Cash on cash return also ignores property value appreciation.

It ignores what investments your cash flow could be reinvested in, thus neglecting the effects of compound interest.

How to calculate Cash on Cash Return in QuickBooks

quickbooks for landlords instructional training - cash on cash returnIf you are doing a forward looking calculation, you will not have income information about that transaction in QuickBooks, so you can do it all on paper or in Excel. (Perhaps basing your vacancies and expenses on actual comparable numbers, though.) If you have entered the purchase price already, you can calculate this with a few clicks and a simple calculator. To learn more (quickly), invest in our QuickBooks training for landlords and property managers today.

See pricing information for QuickBooks training for Real EstateEverything is 100% guaranteed and you can read other investors testimonials ♥ for more information.

If you enjoyed this, also read about the Cap Rate explained for Landlords and Real Estate Investors or the rest of our landlording blog.

Cap Rate (Capitalization Rate) Explained for Real Estate Investors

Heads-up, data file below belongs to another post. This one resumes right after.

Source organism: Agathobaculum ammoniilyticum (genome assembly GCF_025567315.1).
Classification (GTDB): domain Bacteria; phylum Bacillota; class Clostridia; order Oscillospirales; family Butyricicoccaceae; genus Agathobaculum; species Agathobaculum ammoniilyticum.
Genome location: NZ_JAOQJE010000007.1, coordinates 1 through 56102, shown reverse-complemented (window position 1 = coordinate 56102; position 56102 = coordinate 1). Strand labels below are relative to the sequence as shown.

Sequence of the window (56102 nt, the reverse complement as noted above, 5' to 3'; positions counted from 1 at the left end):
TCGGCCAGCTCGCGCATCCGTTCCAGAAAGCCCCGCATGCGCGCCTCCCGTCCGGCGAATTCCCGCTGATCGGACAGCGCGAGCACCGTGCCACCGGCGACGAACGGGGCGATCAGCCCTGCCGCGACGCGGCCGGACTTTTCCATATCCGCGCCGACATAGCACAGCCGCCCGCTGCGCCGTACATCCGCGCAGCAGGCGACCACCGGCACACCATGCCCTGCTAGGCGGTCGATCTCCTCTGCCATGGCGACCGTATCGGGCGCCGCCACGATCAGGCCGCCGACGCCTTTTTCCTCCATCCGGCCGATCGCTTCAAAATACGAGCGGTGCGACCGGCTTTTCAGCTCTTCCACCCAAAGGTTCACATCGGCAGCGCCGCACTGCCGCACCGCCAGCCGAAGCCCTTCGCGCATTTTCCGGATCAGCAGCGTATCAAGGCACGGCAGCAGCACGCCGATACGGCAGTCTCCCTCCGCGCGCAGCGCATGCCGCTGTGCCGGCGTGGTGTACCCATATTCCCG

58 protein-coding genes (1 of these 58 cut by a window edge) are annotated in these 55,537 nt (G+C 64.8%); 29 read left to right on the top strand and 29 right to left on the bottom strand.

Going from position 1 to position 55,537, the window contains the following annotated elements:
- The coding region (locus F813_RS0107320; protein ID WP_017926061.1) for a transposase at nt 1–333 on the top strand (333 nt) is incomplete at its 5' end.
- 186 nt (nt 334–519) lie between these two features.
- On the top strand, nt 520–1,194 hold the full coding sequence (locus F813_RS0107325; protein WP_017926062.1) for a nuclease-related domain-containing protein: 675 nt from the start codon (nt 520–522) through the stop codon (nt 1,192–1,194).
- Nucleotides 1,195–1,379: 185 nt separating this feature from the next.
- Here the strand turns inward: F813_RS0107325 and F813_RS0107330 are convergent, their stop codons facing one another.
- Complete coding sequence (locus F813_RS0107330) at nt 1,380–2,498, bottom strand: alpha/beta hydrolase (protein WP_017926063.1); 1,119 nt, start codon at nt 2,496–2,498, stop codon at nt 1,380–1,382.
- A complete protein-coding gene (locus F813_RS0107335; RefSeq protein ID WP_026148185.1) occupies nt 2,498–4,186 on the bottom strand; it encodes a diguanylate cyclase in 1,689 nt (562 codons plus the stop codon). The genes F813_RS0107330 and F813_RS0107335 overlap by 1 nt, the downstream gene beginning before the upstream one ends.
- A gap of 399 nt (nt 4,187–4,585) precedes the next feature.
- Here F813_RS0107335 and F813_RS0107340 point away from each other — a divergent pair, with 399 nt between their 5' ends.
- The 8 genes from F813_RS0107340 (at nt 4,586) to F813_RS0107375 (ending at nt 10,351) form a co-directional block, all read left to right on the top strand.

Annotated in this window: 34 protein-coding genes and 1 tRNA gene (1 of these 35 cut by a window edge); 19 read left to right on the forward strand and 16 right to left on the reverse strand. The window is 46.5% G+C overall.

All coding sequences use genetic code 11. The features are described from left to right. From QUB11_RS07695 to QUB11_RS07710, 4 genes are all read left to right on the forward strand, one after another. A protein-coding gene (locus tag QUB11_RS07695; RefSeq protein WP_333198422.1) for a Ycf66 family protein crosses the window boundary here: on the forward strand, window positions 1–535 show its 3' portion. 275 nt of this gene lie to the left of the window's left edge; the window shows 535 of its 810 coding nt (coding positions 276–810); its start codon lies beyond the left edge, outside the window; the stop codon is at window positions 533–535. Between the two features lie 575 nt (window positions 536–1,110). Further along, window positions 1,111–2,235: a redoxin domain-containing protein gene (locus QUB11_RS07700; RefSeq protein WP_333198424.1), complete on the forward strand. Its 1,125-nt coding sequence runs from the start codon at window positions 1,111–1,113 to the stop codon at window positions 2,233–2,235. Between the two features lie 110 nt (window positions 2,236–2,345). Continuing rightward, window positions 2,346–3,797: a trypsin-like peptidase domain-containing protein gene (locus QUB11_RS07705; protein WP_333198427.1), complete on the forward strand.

capitalization rate landlords property managementShort version: Cap Rate = Net Operating Income divided by Total Value of the Property.

Example: You consider buying a property for sale for $300,000 that generates $35,000 (after fixed costs and variable costs). You verified the income and expense numbers from the seller, and believe they are accurate (very important). Your capitalization rate would be $35K/$300k = 11.7%

In other words, for every $100 you invest in that property, you expect to earn $11.70 per year.

How do you use it?

Cap rate can be used as a way to quickly compare returns on investment between different properties. It is as if you have a cash only purchase, thus if you use financing the cap rate will not be the actual leveraged return you will get.

Calculating Net Operating Income

  1. Determine gross revenue by adding all the rental, laundry room, and other income.
  2. Subtract income lost from vacancies. This is effective gross income.
  3. Subtract operating expenses (maintenance, management, advertising, etc).
  4. That is your Net Operating Income.

Key to remember for the NOI is all revenues must come from ongoing operations and not a one time asset sale or insurance payout. Also, do not consider depreciation and debt service for expenses. These conventions are used because we are focusing on the asset’s value, and one time events, depreciation, and financing reflect irregular events, tax issues, and capital structure, not value.

Projecting Property Value Given a Cap Rate